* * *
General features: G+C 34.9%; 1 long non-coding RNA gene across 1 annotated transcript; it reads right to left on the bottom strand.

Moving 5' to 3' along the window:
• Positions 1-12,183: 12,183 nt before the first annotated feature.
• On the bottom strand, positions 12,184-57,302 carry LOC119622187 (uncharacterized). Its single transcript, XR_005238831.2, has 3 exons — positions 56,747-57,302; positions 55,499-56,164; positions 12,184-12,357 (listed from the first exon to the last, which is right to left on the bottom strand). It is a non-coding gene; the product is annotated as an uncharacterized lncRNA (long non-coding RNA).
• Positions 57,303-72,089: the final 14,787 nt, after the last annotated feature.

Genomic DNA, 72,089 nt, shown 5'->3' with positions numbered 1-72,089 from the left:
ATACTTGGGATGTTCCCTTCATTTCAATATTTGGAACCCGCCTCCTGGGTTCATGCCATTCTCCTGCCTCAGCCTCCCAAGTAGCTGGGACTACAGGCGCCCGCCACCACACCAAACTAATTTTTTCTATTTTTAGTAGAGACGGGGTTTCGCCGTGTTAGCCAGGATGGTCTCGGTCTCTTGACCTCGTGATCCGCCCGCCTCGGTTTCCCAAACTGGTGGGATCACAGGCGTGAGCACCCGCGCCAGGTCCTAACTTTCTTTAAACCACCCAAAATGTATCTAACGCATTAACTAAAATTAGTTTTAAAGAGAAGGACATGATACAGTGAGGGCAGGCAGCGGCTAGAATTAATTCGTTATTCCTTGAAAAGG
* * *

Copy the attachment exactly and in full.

General features: G+C 34.9%; 1 long non-coding RNA gene across 1 annotated transcript; it reads right to left on the bottom strand.

Moving 5' to 3' along the window:
• Positions 1-12,183: 12,183 nt before the first annotated feature.
• On the bottom strand, positions 12,184-57,302 carry LOC119622187 (uncharacterized). Its single transcript, XR_005238831.2, has 3 exons — positions 56,747-57,302; positions 55,499-56,164; positions 12,184-12,357 (listed from the first exon to the last, which is right to left on the bottom strand). It is a non-coding gene; the product is annotated as an uncharacterized lncRNA (long non-coding RNA).
• Positions 57,303-72,089: the final 14,787 nt, after the last annotated feature.

Genomic DNA, 72,089 nt, shown 5'->3' with positions numbered 1-72,089 from the left:
ATACTTGGGATGTTCCCTTCATTTCAATATTTGGAACCCGCCTCCTGGGTTCATGCCATTCTCCTGCCTCAGCCTCCCAAGTAGCTGGGACTACAGGCGCCCGCCACCACACCAAACTAATTTTTTCTATTTTTAGTAGAGACGGGGTTTCGCCGTGTTAGCCAGGATGGTCTCGGTCTCTTGACCTCGTGATCCGCCCGCCTCGGTTTCCCAAACTGGTGGGATCACAGGCGTGAGCACCCGCGCCAGGTCCTAACTTTCTTTAAACCACCCAAAATGTATCTAACGCATTAACTAAAATTAGTTTTAAAGAGAAGGACATGATACAGTGAGGGCAGGCAGCGGCTAGAATTAATTCGTTATTCCTTGAAAAGG